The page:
Matthew 8:18-22

Now when Jesus saw great crowds around him, he gave orders to go over to the other side. A scribe then approached and said, “Teacher, I will follow you wherever you go.” And Jesus said to him, “Foxes have holes, and birds of the air have nests; but the Son of Man has nowhere to lay his head.” Another of his disciples said to him, “Lord, first let me go and bury my father.” But Jesus said to him, “Follow me, and let the dead bury their own dead.” Matthew 8:18-22

Our congregation is an interesting place compared to many other Lutheran congregations. Every Sunday we worship God in both English and Mandarin Chinese. Our Chinese members came to Houston to do scientific research, to teach, to work in the oil industry. Some first came to Faith to study English as a second language. Most will eventually return to China but some will seek to stay. While they are here they are discovering Christianity and finding their place in Christian community. It is a real blessing to be a part of this.

Across the world, particularly among refugees, more and more Muslims are converting to Christianity. Their reasons are varied. These new Christians are breathing new life into congregations, particularly in Europe. Skeptics argue that people are just looking for the benefits of congregational generosity, or seeking to raise the odds of eventually making it to the United States. Personally, I trust that Jesus always is present everywhere but particularly among the lost, the marginalized, and the suffering. I believe that the Holy Spirit creates Christian community and I am grateful that millions of people find hope, health, and healing as they trust that good news that Jesus is for them.

What we often fail to notice in this is the price that is paid. While China is officially increasingly tolerant of Christianity, it is still a Communist country. Those who come to faith and are baptized run the risk of losing their jobs, their privileges, even their freedoms. Those who come to faith in traditional Muslim countries, even among refugee communities, run the risk of violence or ostracism from their families and their tribes. They pay a high price for faith.

How about the rest of us? Born into the Christian faith. Baptized as infants. Free to attend worship or free to just stay home. Free to support the ministries of our congregations with our time, our talents, and our money, or free to just know that we have our name on a church roll, a nice place prepared for our weddings or our funerals. What price do we pay? What sacrifices do we make?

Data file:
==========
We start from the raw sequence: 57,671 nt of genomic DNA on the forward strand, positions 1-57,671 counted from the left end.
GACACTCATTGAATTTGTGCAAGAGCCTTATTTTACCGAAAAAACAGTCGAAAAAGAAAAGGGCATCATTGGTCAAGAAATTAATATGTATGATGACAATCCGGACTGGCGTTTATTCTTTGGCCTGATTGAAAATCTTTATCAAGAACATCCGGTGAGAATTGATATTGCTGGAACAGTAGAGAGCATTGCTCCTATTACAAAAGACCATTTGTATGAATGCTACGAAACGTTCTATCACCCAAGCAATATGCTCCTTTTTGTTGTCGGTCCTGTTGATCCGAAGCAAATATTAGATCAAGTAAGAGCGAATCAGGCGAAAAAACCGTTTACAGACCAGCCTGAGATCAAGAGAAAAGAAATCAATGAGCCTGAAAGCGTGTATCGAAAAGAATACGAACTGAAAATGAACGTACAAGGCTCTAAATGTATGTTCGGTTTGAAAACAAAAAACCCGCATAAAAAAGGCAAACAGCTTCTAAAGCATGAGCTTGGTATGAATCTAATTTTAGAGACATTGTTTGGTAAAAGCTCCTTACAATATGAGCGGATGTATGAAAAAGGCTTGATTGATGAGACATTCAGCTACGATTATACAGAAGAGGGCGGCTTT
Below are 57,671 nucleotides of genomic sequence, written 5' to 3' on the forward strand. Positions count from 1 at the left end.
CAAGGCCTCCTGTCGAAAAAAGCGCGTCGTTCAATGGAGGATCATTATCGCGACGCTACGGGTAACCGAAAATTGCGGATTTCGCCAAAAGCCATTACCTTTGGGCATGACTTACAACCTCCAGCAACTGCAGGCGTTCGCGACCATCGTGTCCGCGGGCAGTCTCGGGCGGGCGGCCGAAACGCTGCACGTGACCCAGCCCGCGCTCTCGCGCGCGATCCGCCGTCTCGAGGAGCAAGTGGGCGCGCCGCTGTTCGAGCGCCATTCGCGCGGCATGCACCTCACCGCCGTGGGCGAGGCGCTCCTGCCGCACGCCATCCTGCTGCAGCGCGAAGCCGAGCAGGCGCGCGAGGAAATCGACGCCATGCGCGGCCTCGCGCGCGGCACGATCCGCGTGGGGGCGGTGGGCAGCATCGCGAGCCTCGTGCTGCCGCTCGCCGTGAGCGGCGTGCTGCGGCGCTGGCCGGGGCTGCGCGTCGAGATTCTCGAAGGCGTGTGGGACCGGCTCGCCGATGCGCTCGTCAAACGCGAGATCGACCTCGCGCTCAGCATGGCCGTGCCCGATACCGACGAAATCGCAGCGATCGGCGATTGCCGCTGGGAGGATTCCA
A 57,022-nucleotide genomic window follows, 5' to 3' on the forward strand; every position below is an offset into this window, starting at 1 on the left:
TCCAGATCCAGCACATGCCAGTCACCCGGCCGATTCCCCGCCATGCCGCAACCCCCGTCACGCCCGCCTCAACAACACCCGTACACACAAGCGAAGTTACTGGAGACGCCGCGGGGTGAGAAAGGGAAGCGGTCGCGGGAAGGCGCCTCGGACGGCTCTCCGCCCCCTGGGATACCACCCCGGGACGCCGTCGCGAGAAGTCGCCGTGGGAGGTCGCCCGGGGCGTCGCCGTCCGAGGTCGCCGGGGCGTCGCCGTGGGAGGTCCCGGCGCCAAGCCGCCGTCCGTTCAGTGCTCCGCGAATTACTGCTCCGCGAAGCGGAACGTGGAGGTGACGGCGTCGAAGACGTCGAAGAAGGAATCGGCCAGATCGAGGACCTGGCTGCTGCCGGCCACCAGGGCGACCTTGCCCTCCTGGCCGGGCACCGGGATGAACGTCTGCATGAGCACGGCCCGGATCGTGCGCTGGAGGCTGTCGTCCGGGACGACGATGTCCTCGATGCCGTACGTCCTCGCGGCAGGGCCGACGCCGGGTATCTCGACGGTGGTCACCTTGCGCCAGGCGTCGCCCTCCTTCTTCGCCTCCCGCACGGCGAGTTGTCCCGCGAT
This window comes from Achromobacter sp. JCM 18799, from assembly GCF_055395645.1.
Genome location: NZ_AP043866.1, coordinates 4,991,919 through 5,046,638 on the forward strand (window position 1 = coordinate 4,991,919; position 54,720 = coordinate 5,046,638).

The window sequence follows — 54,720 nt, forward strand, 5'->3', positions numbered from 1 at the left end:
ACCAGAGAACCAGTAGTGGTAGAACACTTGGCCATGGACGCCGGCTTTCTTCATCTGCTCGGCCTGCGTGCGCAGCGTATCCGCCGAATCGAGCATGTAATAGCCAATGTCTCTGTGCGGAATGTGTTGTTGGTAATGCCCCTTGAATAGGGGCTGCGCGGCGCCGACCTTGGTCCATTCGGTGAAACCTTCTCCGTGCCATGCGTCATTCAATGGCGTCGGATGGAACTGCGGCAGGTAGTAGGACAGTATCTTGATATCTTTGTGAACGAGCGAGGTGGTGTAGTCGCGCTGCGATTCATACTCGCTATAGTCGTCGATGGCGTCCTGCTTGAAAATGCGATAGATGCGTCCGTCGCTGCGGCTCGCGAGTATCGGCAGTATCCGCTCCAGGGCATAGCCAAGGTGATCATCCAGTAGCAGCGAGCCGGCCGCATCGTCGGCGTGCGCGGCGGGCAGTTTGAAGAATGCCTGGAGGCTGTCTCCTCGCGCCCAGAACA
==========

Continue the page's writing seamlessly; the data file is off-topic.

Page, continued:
A scribe, a lawyer trained in the laws of Judaism, approaches Jesus with an eager willingness to follow him. “Teacher, I will follow you wherever you go.” If Jesus was only interested in growing the number of his followers he might have been more welcoming. Instead, Jesus challenges him. It is easy to say “I’ll follow you” but it is hard to actually do it. Hard on a daily basis. Hard because following Jesus means walking a narrow path, a counter-cultural path. It is a path of rejection and suffering.

You can’t birth a new world without birthing pains.

Let us pray: Dear Lord, you have called us by name and marked us with your cross. Give us the willingness to follow you on a daily basis, even when our discipleship costs us time, money, or challenges us to rethink our deeply held convictions and opinions. Even when our faith challenges us to change our behaviors and takes us beyond our comfort zones. We pray for new converts to our faith, for their safety, their continued growth, their witness to all. In Jesus’ name. Amen.


5 Responses to “Matthew 8:18-22”

  1. Marlys Says:

    As we are challenged daily in our faith, we need to encourage each other to stand up for our faith and trust in the Lord. Family and friends challenge us in our devotion to following Jesus.
    Thank you for helping us to stay strong.

  2. Gloria Smith-Rockhold Says:

    Thanks for the reminder that we are “lucky” Christians, being born into Christian families, baptized as children or babies, brought to Sunday School, confirmation, marriages and finally the great send-off. Our lives as Christians are easy compared to those of refugees who come to the faith in spite of ostracism, danger, and threats. I pray for all refugees who undergo lives outside of our understanding. Be with them.

    Thanks be to God.

  3. Carolee Groux Says:

    I agree about many of us coming into our faith so easily by way of infant baptism. It is what we know and are familiar with; our Christian faith we take for granted. Now for those people from predominantly Buddhist or Muslim countries who convert to Christianity they have a much more difficult time practicing their faith. However we too need to stay strong in our faith because outside influences can weaken our reserve, drag us down and lead us astray. We pray that we can stay strong as disciples of Christ. Help us to continue to follow our Lord and Savior in the paths of righteousness, and to encourage others to do the same.

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  5. Matthew 8:18-22 – The Nazarene’s Commentary: Two Would-be Followers | Belgian Biblestudents - Belgische Bijbelstudenten Says:

    […] Matthew 8:18-22 […]

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